It was a year of huge transition for Egypt. Gone was the Muslim Brotherhood, in both word and deed, while the military regime of Abdel Fatah al-Sisi strengthened its control across the state.
Despite facing numerous challenges – political, economic, secessionist and security related – al-Sisi’s regime has ostensibly emerged from 2014 in a much stronger domestic position, promising to deliver increased security and stability to the Egyptian population.
What that really means is not that Egypt is safer, but that the political space and opposition movements across Egypt are now as heavily restricted as ever.
This was the year that the military counter-revolution was completed. Al-Sisi’s election as president with 96% of the vote, albeit on a low turnout, made the overthrowing of Hosni Mubarak seem like a distant memory.
A clampdown on members of the Muslim Brotherhood (and all others opposed to al-Sisi’s rule) was followed by the arrest and prosecution of many Brotherhood members and supporters.
Then came Mubarak’s acquittal for the manslaughter of 900 protesters during 2011, which further cemented the image of a failed revolution.
Despite al-Sisi’s clampdown, for many Egyptians he remains a popular leader, offering protection and stability where previously there had been only insecurity and chaos. And while security problems across Egypt remain serious – highlighted by a general reluctance among women to leave the house on their own – al-Sisi’s regime is still broadly seen as a solution to the country’s big problems, not a problem in itself.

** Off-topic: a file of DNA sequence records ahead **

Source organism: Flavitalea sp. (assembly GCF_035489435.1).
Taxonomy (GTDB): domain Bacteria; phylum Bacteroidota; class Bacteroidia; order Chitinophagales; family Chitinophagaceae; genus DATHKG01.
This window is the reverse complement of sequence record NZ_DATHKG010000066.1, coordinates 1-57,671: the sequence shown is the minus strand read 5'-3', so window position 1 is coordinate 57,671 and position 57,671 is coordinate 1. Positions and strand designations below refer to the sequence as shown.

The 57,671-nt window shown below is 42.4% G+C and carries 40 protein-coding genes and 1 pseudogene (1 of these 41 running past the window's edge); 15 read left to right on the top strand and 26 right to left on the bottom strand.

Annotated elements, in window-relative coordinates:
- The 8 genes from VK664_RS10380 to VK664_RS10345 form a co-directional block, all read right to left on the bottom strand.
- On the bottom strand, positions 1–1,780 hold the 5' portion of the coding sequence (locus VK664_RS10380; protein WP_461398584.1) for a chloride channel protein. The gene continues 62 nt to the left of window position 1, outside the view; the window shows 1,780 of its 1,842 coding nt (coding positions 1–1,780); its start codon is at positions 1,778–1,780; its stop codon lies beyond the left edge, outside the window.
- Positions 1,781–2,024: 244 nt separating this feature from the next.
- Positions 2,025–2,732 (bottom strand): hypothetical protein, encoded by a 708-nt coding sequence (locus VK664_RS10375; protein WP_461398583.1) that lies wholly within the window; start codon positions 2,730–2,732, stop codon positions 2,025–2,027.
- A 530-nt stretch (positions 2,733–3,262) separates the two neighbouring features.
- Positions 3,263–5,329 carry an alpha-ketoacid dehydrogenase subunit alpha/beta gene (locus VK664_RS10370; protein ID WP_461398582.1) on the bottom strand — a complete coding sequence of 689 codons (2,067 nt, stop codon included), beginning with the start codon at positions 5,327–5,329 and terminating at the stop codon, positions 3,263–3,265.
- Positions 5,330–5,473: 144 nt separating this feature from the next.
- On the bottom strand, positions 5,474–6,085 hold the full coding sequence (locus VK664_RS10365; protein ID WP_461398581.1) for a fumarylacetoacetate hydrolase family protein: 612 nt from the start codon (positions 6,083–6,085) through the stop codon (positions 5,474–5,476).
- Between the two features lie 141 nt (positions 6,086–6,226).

The price of security
But that doesn’t mean all is well. Since gaining power after the July 2013 coup d’etat, al-Sisi has sought to consolidate his rule by whatever means necessary – and the means he has chosen are starting to deepen domestic and international unease.
The government has dialled up its authoritarianism and passed various new laws that restrict Egyptians’ human rights. The new constitution, devoted to a “war against terrorism”, defines terrorism as an “act” that might obstruct the work of public officials, embassies or institutions and therefore includes anyone who joins peaceful protests or takes part in a strike. Prison sentences of up to ten years can be given to anyone who is part of a group that “harms national unity or social peace”.
As a consequence, an estimated 41,163 Egyptians were arrested in the period between July 3, 2013 and May 15, 2014, including 36,478 detained during political events and a further 3,048 arrested as members of the Muslim Brotherhood.
These numbers are unmatched in Egyptian history, and they show just how restricted and security-minded Egypt’s politics have become.
Together with the re-issuing of Mubarak’s much criticised State of Emergency Law and of the Assembly Law, which gives the security forces the right to forcibly disperse any public meeting of more than ten people, this is another clear sign of a regime trying to retain power by utterly dominating the political sphere.